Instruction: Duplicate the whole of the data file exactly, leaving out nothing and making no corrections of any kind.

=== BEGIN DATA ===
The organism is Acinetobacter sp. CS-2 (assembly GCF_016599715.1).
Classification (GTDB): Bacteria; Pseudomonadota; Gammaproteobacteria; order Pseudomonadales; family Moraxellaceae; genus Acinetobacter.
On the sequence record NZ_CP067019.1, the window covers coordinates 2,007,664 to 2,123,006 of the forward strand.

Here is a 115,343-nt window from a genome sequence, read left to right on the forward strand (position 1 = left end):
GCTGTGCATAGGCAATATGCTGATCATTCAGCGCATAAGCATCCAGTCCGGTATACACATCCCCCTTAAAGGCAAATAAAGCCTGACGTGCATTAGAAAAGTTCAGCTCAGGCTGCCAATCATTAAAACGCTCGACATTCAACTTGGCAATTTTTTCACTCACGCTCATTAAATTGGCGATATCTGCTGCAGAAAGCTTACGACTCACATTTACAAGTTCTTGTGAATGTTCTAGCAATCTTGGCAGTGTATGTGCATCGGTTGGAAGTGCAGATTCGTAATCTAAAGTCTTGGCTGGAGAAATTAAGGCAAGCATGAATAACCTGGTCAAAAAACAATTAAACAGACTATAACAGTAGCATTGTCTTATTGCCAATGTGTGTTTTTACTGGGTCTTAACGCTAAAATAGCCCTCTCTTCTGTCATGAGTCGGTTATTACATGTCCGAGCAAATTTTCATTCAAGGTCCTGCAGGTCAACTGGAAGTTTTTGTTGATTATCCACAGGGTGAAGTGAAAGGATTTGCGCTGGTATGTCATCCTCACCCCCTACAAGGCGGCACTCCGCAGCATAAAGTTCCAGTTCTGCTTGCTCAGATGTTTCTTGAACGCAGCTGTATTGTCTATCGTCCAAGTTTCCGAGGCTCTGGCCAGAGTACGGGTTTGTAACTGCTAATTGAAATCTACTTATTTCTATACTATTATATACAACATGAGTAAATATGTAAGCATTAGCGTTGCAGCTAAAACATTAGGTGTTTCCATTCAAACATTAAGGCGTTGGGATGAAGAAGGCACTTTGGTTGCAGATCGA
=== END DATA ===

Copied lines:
The organism is Acinetobacter sp. CS-2 (assembly GCF_016599715.1).
Classification (GTDB): Bacteria; Pseudomonadota; Gammaproteobacteria; order Pseudomonadales; family Moraxellaceae; genus Acinetobacter.
On the sequence record NZ_CP067019.1, the window covers coordinates 2,007,664 to 2,123,006 of the forward strand.

Here is a 115,343-nt window from a genome sequence, read left to right on the forward strand (position 1 = left end):
GCTGTGCATAGGCAATATGCTGATCATTCAGCGCATAAGCATCCAGTCCGGTATACACATCCCCCTTAAAGGCAAATAAAGCCTGACGTGCATTAGAAAAGTTCAGCTCAGGCTGCCAATCATTAAAACGCTCGACATTCAACTTGGCAATTTTTTCACTCACGCTCATTAAATTGGCGATATCTGCTGCAGAAAGCTTACGACTCACATTTACAAGTTCTTGTGAATGTTCTAGCAATCTTGGCAGTGTATGTGCATCGGTTGGAAGTGCAGATTCGTAATCTAAAGTCTTGGCTGGAGAAATTAAGGCAAGCATGAATAACCTGGTCAAAAAACAATTAAACAGACTATAACAGTAGCATTGTCTTATTGCCAATGTGTGTTTTTACTGGGTCTTAACGCTAAAATAGCCCTCTCTTCTGTCATGAGTCGGTTATTACATGTCCGAGCAAATTTTCATTCAAGGTCCTGCAGGTCAACTGGAAGTTTTTGTTGATTATCCACAGGGTGAAGTGAAAGGATTTGCGCTGGTATGTCATCCTCACCCCCTACAAGGCGGCACTCCGCAGCATAAAGTTCCAGTTCTGCTTGCTCAGATGTTTCTTGAACGCAGCTGTATTGTCTATCGTCCAAGTTTCCGAGGCTCTGGCCAGAGTACGGGTTTGTAACTGCTAATTGAAATCTACTTATTTCTATACTATTATATACAACATGAGTAAATATGTAAGCATTAGCGTTGCAGCTAAAACATTAGGTGTTTCCATTCAAACATTAAGGCGTTGGGATGAAGAAGGCACTTTGGTTGCAGATCGA